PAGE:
Charlatans and Frauds: The never-ending supply of popular credulousness

According to science, what is homeopathy?

Pseudo-medicine, a placebo, ineffective.

Homeopathy is very expensive water. (full marks on the mid-term, any other materially different answer gets zero).

Homework: go to

Report on what you find there.

What is the purpose of the organization?

Who is James Randi?

What is Avogadro's limit?

Leave your answers in the comments to this post.

The Hole in the Wall

01. What is the "hole in the wall" project?

It's a project where children in remote areas have access to a computer which allows them to teach themselves without a teacher.

Sugata Mitra

Meg Ray homework

:Homework for Monday, complete the exam questions with model answers. Add a tl;dr. The first one has been done for you.

Define the following terms as they are used by Psychologist Meg Ray.

Extended adolescence
Adolescence is commonly understood as beginning at birth and ending with the end of puberty. Extended adolescence is the detrimental prolongation of adolescent behaviours beyond puberty and the deferment of adult roles and adult responsibility. Some consequences named in the video include not being able to have the career you want, not being able to marry the person you want, not being able to have the children you want.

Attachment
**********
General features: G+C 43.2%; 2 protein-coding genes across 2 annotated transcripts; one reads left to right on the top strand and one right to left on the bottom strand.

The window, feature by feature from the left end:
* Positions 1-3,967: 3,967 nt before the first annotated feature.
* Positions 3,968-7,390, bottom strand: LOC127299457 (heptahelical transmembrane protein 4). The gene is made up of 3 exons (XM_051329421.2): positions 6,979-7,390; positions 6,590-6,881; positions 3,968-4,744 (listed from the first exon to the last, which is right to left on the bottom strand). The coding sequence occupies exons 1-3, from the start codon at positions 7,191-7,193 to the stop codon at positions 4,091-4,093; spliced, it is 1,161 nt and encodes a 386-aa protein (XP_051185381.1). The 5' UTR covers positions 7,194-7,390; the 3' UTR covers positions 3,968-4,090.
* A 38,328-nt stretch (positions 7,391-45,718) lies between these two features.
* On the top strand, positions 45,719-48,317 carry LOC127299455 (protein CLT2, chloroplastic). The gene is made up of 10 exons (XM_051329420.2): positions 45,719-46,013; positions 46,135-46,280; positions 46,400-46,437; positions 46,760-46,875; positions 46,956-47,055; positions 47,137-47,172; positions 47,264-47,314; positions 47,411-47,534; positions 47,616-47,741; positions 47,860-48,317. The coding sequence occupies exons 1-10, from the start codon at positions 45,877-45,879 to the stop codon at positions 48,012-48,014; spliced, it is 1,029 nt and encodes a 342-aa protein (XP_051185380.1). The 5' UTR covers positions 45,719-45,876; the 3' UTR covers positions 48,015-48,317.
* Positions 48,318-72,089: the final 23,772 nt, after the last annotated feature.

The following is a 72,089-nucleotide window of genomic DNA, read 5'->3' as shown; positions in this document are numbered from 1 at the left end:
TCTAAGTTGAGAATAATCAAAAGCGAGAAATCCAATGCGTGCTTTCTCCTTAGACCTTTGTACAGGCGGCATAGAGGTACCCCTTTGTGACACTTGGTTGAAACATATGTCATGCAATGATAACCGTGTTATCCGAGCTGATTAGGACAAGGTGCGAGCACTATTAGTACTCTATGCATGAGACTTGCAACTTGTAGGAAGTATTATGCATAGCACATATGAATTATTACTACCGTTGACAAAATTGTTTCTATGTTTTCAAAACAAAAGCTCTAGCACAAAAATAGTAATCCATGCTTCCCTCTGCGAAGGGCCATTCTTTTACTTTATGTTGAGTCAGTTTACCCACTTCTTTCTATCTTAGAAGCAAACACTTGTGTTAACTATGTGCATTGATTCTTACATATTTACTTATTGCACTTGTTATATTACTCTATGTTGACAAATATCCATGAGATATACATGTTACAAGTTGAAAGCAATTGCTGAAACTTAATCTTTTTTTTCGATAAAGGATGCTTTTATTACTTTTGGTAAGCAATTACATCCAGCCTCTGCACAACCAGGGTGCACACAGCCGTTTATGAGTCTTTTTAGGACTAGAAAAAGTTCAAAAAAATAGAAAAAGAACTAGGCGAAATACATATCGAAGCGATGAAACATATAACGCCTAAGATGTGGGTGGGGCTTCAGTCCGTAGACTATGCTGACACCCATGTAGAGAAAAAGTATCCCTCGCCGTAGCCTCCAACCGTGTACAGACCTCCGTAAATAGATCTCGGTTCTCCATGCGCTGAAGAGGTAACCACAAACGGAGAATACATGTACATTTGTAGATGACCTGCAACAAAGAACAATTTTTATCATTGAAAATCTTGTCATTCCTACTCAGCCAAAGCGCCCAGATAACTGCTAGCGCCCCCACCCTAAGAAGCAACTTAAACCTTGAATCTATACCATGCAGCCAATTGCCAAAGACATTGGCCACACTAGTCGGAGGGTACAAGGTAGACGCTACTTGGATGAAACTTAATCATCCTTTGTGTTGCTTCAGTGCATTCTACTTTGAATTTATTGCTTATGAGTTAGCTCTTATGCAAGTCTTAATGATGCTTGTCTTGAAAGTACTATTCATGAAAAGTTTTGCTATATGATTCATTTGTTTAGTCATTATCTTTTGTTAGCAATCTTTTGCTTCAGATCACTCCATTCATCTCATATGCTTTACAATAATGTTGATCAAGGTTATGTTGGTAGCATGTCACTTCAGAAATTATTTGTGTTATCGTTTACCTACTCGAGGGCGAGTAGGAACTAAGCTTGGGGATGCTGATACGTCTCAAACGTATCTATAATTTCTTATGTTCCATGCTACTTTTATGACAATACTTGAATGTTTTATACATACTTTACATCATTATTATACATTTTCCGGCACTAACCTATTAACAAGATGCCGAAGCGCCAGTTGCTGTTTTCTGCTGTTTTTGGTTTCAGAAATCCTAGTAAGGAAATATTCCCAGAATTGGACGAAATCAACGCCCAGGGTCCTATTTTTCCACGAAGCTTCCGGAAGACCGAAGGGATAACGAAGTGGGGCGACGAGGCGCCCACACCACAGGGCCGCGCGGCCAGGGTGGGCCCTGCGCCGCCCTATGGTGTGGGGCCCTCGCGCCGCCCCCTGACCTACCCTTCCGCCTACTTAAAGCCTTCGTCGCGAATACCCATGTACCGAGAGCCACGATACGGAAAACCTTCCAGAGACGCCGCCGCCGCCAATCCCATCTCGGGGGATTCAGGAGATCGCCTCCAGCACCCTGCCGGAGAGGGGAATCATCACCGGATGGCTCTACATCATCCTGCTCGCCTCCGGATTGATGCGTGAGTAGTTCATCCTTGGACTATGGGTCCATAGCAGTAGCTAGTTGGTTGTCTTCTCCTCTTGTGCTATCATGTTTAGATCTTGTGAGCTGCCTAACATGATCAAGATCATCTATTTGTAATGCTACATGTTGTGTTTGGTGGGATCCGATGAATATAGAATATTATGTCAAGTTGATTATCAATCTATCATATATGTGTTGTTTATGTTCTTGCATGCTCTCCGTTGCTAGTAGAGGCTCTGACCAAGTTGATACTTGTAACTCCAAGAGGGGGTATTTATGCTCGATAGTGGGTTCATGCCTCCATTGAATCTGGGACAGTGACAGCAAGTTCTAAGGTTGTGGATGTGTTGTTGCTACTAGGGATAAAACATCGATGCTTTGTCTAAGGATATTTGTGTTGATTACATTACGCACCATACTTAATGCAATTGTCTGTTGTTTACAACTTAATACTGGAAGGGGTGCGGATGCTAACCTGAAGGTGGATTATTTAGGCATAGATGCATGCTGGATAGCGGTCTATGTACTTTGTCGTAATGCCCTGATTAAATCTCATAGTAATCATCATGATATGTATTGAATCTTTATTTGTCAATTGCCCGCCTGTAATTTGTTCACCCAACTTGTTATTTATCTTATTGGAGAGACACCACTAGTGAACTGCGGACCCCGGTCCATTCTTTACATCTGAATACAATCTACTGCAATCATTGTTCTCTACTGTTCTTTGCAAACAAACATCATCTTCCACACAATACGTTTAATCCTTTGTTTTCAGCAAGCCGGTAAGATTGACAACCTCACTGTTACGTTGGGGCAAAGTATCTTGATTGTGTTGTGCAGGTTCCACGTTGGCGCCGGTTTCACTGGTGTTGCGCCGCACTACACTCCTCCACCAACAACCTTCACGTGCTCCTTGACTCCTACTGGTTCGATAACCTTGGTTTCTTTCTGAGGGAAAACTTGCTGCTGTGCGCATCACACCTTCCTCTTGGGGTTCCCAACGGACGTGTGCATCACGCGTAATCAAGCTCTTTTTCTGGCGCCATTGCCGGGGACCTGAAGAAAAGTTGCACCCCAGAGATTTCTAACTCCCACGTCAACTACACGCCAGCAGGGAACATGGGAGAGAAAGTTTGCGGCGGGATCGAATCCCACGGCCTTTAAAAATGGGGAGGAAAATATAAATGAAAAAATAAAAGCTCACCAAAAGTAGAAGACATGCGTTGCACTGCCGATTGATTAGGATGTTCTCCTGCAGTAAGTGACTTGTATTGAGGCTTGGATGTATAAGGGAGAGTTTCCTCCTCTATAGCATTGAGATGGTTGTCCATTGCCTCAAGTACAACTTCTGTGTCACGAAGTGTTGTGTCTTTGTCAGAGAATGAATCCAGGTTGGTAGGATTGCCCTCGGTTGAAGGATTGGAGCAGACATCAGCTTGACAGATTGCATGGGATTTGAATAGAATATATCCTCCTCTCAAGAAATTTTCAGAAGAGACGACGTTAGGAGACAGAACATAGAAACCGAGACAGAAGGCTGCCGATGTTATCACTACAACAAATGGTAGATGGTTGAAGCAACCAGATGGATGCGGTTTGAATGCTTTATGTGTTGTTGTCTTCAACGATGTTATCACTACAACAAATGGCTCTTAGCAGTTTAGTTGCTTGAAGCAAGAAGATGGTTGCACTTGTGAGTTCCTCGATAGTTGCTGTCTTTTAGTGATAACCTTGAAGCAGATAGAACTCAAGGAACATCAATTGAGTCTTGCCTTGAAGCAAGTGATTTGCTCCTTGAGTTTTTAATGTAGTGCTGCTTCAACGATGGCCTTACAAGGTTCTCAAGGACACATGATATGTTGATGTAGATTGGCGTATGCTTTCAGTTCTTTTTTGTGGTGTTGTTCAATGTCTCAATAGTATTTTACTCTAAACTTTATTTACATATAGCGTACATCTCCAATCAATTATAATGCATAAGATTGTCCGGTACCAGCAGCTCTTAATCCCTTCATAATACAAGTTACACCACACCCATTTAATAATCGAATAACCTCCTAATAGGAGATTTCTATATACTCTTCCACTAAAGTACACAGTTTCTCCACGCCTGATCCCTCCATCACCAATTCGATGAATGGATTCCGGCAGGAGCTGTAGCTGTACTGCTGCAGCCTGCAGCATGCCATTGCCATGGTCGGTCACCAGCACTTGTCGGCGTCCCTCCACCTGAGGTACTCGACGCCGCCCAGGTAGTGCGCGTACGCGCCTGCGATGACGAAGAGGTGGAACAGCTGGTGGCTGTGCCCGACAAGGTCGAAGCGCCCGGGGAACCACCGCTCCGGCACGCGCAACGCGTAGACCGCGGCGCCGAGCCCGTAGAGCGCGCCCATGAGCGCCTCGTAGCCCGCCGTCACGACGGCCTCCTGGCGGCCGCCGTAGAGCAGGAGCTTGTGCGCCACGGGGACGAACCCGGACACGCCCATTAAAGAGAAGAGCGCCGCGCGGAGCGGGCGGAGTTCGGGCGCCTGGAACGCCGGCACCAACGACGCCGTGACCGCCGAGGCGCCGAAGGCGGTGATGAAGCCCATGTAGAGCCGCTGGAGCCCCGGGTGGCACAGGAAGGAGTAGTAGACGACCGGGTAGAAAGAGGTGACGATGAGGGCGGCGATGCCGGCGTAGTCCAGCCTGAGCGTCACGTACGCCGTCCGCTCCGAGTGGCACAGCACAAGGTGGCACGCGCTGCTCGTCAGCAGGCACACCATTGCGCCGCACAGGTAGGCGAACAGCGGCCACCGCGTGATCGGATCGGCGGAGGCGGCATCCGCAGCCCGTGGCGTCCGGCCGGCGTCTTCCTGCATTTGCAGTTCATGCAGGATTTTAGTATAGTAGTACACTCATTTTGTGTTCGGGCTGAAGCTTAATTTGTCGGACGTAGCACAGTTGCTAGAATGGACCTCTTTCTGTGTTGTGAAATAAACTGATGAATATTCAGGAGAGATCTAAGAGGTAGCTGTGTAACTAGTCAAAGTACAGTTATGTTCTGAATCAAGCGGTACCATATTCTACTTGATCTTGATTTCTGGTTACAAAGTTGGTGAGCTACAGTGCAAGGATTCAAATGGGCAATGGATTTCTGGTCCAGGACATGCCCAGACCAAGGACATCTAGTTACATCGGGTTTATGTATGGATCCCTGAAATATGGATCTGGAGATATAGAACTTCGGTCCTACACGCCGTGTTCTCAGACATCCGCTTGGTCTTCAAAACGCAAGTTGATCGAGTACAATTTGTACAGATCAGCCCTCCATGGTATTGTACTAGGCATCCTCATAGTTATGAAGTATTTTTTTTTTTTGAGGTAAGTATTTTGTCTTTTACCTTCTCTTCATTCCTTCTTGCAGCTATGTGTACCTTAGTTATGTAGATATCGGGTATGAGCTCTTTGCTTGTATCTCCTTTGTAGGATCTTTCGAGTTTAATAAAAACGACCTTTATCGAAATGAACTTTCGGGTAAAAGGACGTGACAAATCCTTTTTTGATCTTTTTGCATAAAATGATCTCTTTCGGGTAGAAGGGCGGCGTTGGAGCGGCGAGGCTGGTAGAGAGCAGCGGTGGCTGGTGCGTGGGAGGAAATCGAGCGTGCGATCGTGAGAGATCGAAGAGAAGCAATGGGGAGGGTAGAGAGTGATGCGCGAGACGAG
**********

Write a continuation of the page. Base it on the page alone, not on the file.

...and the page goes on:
Extended adolescence is a continuation of pubescent behaviour post-puberty. Biological adulthood without social or mental adulthood.


Neologism describing a new generation of young adults trapped between adolescence and adulthood. They are mostly people who still live with their parents. They don't have jobs; or their jobs are part-time and often paid. Twixters tend to marry later and defer other important life decisions until later as well. synonym: kidults, peter-pan, young-at-heart, empty of wallet.

Polish equivalent: gniazdowniki (people who won't leave the nest)